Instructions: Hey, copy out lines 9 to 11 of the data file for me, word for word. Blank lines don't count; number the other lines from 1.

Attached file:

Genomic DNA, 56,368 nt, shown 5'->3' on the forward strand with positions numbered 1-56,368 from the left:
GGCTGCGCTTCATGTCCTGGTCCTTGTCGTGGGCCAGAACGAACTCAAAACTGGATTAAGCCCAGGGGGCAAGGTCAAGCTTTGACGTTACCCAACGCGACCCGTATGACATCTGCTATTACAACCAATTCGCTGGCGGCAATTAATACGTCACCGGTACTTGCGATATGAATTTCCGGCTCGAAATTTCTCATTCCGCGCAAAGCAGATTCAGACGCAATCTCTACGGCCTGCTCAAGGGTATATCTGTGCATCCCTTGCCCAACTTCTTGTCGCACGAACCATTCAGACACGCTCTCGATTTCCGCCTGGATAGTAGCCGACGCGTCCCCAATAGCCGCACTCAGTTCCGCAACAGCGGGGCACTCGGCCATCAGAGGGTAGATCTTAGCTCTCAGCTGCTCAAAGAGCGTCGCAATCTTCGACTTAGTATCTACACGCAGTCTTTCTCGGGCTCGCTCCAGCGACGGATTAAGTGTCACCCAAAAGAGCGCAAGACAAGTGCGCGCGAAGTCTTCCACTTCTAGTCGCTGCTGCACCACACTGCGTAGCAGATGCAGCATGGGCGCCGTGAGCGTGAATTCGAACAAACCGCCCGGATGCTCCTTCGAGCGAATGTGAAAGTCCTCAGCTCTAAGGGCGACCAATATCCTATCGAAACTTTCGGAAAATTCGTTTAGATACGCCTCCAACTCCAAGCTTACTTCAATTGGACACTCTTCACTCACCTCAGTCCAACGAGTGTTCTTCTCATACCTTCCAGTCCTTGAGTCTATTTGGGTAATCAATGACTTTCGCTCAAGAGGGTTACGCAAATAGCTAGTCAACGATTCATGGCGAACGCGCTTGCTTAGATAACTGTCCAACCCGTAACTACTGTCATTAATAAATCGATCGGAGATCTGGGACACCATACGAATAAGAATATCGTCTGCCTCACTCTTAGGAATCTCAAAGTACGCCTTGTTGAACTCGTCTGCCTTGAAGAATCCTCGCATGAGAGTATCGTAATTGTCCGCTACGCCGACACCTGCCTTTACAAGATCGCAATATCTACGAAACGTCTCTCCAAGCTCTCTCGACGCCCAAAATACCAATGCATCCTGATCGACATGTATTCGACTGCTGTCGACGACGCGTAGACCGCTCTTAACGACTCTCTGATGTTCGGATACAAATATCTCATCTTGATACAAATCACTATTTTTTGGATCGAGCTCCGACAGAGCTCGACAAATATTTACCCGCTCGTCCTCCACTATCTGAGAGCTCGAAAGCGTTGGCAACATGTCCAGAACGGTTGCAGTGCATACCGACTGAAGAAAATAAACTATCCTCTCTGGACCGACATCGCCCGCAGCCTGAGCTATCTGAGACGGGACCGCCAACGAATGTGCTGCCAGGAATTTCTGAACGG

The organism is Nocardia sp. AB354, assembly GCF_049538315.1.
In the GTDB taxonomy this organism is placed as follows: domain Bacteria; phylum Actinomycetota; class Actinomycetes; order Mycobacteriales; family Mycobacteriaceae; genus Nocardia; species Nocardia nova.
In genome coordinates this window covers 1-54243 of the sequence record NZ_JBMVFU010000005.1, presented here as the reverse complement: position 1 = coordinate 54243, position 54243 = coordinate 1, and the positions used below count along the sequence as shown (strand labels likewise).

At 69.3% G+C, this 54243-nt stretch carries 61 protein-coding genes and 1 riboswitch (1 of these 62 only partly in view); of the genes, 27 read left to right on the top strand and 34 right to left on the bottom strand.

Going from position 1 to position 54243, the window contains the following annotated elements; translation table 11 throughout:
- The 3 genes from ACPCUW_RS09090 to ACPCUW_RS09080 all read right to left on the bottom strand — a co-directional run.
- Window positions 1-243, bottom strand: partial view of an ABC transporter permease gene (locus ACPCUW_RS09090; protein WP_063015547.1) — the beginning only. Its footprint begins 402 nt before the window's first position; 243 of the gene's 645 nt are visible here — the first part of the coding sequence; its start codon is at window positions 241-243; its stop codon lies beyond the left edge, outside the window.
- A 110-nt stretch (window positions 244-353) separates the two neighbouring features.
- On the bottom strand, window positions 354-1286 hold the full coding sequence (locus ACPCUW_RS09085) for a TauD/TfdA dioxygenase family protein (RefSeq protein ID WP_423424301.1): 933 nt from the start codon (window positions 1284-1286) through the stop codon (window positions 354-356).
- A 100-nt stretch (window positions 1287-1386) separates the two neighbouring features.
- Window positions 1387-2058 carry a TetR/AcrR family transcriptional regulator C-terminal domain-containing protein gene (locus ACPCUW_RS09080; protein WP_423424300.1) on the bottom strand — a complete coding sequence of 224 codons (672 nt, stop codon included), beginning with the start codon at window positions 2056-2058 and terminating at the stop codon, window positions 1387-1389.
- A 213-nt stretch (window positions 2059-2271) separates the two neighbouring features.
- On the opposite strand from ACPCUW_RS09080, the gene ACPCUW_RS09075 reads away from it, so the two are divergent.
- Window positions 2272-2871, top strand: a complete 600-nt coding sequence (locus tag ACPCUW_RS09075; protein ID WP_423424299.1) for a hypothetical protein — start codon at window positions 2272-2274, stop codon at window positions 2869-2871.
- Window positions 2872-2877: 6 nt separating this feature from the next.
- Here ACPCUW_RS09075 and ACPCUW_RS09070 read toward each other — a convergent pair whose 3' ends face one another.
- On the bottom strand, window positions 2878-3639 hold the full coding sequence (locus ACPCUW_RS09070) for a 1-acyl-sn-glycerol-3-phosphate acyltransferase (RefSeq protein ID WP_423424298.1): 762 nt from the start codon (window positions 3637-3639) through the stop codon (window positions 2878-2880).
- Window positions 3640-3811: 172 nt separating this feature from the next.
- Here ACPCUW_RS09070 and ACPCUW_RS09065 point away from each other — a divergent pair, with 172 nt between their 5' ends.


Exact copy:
- Window positions 1-243, bottom strand: partial view of an ABC transporter permease gene (locus ACPCUW_RS09090; protein WP_063015547.1) — the beginning only. Its footprint begins 402 nt before the window's first position; 243 of the gene's 645 nt are visible here — the first part of the coding sequence; its start codon is at window positions 241-243; its stop codon lies beyond the left edge, outside the window.
- A 110-nt stretch (window positions 244-353) separates the two neighbouring features.
- On the bottom strand, window positions 354-1286 hold the full coding sequence (locus ACPCUW_RS09085) for a TauD/TfdA dioxygenase family protein (RefSeq protein ID WP_423424301.1): 933 nt from the start codon (window positions 1284-1286) through the stop codon (window positions 354-356).